GnuPG packages in a TeX Live repository

This repository and its contained programs are not part of TeX Live, nor are they affiliated with the TeX Users Group (TUG) or any other TeX user group.

To ease adoption of verification, this repository provides a TeX Live package tlgpg that ships GnuPG binaries for Windows and MacOS (universal and x86_64). It is hosted as part of

Starting with the TeX Live 2016 release, TeX Live provides facilities to verify authenticity of the TeX Live database using cryptographic signatures. For this to work, a working GnuPG program needs to be available; either gpg (version 1) or gpg2 (version 2).

GnuPG (GNU Privacy Guard)'s own web site is; it provides distributions in both source and binary form and plenty of documentations.


If you are not running Windows or MacOS, there is no need to read this page and/or to install tlgpg. Please install GnuPG over the usual channels of your distribution.

For Windows or MacOS users, there are two options: (i) do a one-time installation of the tlgpg package; or (ii) add the tlgpg repository to the list of local repositories and install gpg for the sake of possible future updates.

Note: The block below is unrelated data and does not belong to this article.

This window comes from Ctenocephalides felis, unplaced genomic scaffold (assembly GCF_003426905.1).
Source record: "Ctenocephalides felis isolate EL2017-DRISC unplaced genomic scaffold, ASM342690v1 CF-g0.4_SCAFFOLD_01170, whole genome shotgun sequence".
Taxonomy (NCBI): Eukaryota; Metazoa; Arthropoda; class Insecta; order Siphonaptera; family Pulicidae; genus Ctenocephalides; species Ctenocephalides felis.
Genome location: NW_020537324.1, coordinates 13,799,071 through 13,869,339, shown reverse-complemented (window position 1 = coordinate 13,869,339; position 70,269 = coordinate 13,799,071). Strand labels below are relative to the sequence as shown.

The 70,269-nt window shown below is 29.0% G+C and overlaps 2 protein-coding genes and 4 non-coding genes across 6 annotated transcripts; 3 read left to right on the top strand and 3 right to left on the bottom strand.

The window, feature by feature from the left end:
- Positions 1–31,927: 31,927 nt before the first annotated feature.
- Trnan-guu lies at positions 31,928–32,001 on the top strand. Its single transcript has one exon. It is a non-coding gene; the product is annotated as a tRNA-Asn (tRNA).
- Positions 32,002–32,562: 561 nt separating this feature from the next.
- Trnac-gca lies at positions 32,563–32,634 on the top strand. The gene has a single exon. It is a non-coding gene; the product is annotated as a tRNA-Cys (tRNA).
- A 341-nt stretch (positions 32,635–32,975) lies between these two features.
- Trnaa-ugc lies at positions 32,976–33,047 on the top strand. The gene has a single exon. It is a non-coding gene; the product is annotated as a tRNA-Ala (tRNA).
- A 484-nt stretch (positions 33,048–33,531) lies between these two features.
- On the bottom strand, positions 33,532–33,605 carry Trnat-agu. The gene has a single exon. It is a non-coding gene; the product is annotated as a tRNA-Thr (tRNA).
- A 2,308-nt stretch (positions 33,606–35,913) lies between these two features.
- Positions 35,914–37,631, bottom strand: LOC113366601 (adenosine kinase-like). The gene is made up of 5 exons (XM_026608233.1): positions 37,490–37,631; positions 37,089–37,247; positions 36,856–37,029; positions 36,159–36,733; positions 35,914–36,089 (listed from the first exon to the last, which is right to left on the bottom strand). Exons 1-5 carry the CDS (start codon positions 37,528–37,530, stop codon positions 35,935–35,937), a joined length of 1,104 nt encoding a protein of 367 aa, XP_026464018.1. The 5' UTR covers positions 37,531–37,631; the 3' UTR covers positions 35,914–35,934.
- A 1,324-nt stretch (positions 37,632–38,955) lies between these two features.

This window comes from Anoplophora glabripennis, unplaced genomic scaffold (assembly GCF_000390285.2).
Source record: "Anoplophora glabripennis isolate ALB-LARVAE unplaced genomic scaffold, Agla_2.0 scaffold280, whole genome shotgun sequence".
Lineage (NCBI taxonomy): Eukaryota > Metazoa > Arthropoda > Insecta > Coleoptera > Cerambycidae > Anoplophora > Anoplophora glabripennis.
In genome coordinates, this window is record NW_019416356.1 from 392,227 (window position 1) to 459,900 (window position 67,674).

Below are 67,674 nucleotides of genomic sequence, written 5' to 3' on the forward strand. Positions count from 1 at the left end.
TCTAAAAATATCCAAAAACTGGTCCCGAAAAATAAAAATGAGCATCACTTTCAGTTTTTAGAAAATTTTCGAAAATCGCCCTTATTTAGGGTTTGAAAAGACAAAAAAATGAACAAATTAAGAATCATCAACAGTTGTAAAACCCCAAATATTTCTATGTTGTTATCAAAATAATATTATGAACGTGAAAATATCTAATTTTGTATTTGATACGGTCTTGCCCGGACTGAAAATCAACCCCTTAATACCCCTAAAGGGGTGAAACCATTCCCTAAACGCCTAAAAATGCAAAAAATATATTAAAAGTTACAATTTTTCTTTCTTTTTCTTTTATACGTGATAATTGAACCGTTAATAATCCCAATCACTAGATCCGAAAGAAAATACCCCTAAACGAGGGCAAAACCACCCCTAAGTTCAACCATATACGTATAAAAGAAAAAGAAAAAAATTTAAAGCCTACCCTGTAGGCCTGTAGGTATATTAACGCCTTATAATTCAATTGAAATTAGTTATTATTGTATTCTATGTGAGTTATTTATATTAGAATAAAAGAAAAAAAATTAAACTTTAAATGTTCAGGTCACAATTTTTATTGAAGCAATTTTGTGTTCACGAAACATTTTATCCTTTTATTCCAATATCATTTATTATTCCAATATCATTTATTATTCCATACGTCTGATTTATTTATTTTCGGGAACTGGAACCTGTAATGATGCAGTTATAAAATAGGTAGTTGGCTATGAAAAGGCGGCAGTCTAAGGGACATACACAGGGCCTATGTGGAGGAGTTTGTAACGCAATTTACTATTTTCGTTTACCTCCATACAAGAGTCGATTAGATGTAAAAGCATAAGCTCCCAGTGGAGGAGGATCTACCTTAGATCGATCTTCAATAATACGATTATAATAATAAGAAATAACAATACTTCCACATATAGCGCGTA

One-time installation

This is the simplest case and suffices to install the necessary packages for verification:

  tlmgr --repository install tlgpg

Or add tlgpg as repository

Alternatively, tlmgr can handle several repositories at the same time, and this method guarantees that future updates to a package installed from a secondary repository are also installed.

There are three steps involved:

  1. Tell tlmgr about the new repository:
      tlmgr repository add mytlgpg
    That final word mytlgpg is a free-form tag (one word) that will be used later. It can be anything reasonable.

  2. Tell tlmgr that you want to install tlgpg from this repository (the "quotes" are to protect against possible shell expansion):
      tlmgr pinning add mytlgpg "tlgpg*"
  3. Install the tlgpg package:
      tlmgr install tlgpg
    You should then see a message that tlgpg has been installed.

How to check verification status?

tlmgr will report the currently used repository at the beginning of each run. After this there is either (verified) or (not verified) from which you can tell whether the repository was checked against a signature.

Signing key

TeX Live ISO images as well as the TeX Live database files have their checksum files (sha512) signed with the TeX Live release key (0x4CE1877E19438C70 is the signing subkey of the pubkey 0x0D5E5D9106BAB6BC). Import this key if you want to verify the releases. Mind that this key has only limited validity and we extend it once a year, meaning you have to update the key when it is expired.


The sources of the programs are available here.

Questions, comments

Please contact me by email.

Copyright 2016-2019 Norbert Preining